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February 1929


Arch NeurPsych. 1929;21(2):392-397. doi:10.1001/archneurpsyc.1929.02210200148013

To the present day, the motor phenomena in sciatica have been insufficiently investigated. In studying and writing about sciatica, attention has been concentrated exclusively on the symptoms of pain and on the sensory phenomena, and it is commonly considered that neuralgia of the sciatic nerve leaves the motor functions entirely or almost entirely undisturbed. Yet, in reality, this is not true; there is a whole series of motor phenomena in sciatica which deserve to be looked into as being of great diagnostic importance.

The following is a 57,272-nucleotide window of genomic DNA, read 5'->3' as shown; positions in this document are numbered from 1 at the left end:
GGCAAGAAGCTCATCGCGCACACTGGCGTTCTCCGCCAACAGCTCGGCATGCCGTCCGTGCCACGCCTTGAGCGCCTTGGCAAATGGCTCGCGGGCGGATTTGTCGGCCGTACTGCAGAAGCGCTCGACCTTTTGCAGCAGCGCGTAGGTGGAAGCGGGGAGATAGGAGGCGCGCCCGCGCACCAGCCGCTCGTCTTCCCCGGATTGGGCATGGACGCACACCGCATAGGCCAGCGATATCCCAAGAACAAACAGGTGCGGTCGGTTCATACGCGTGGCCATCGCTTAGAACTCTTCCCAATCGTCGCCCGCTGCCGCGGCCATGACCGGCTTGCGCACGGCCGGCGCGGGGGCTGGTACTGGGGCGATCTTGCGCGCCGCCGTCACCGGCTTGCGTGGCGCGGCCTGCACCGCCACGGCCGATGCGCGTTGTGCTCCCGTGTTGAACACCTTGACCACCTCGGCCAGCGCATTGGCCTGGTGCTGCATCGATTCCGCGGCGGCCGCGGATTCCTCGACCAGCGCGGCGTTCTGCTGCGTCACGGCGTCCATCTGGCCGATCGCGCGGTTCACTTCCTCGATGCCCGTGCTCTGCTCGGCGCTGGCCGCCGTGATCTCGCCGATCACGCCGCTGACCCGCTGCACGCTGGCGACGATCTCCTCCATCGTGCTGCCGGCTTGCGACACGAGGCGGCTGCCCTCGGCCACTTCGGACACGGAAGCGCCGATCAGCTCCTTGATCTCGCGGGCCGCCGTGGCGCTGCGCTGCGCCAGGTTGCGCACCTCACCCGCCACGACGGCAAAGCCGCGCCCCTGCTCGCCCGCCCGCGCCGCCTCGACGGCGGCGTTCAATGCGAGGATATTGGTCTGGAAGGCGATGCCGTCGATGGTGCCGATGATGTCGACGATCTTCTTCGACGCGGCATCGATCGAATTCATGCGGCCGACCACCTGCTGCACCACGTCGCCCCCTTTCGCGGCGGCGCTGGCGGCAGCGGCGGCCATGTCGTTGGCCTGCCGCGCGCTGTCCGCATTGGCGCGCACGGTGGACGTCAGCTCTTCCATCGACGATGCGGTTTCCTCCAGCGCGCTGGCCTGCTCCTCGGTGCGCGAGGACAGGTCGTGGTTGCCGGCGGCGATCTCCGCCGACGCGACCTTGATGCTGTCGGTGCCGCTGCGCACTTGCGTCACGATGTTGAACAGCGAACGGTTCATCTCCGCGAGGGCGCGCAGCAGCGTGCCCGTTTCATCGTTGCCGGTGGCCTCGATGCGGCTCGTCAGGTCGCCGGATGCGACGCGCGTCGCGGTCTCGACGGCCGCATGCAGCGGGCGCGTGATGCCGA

SIGNS AND SYMPTOMS  The only motor symptom mentioned by some authors in describing sciatica is the Kernig sign. This sign is not infrequently mistaken for the Lasègue sign; some authors (Levandovsky, Oppenheim, Klieneberger, Alexander1 and others) have regarded these symptoms as identical. Apparently this is due to the fact that in sciatica, Kernig's sign manifests itself mostly in the affected extremity, in which one also finds